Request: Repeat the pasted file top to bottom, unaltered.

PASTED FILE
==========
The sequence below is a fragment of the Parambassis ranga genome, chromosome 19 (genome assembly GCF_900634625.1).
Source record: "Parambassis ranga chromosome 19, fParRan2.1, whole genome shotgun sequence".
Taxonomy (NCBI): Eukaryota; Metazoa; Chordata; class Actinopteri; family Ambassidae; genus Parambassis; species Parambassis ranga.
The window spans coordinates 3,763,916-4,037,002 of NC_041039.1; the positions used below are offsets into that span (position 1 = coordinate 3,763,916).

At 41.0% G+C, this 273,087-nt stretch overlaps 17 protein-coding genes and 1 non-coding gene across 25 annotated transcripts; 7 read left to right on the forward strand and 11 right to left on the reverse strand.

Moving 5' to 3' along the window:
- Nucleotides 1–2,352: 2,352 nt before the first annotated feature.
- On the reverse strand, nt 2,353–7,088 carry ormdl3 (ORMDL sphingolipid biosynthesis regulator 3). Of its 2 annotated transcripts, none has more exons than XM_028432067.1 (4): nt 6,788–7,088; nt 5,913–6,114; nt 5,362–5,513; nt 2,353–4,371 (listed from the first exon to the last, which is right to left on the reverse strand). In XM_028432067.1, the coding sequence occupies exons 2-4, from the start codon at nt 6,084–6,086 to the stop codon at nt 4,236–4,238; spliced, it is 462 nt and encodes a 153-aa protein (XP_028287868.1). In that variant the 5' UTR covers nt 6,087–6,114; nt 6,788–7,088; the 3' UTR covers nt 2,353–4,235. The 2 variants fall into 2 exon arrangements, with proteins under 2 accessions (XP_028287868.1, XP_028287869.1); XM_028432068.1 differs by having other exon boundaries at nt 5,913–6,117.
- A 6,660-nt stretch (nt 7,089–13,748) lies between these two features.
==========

The sequence below is a fragment of the Parambassis ranga genome, chromosome 19 (genome assembly GCF_900634625.1).
Source record: "Parambassis ranga chromosome 19, fParRan2.1, whole genome shotgun sequence".
Taxonomy (NCBI): Eukaryota; Metazoa; Chordata; class Actinopteri; family Ambassidae; genus Parambassis; species Parambassis ranga.
The window spans coordinates 3,763,916-4,037,002 of NC_041039.1; the positions used below are offsets into that span (position 1 = coordinate 3,763,916).

At 41.0% G+C, this 273,087-nt stretch overlaps 17 protein-coding genes and 1 non-coding gene across 25 annotated transcripts; 7 read left to right on the forward strand and 11 right to left on the reverse strand.

Moving 5' to 3' along the window:
- Nucleotides 1–2,352: 2,352 nt before the first annotated feature.
- On the reverse strand, nt 2,353–7,088 carry ormdl3 (ORMDL sphingolipid biosynthesis regulator 3). Of its 2 annotated transcripts, none has more exons than XM_028432067.1 (4): nt 6,788–7,088; nt 5,913–6,114; nt 5,362–5,513; nt 2,353–4,371 (listed from the first exon to the last, which is right to left on the reverse strand). In XM_028432067.1, the coding sequence occupies exons 2-4, from the start codon at nt 6,084–6,086 to the stop codon at nt 4,236–4,238; spliced, it is 462 nt and encodes a 153-aa protein (XP_028287868.1). In that variant the 5' UTR covers nt 6,087–6,114; nt 6,788–7,088; the 3' UTR covers nt 2,353–4,235. The 2 variants fall into 2 exon arrangements, with proteins under 2 accessions (XP_028287868.1, XP_028287869.1); XM_028432068.1 differs by having other exon boundaries at nt 5,913–6,117.
- A 6,660-nt stretch (nt 7,089–13,748) lies between these two features.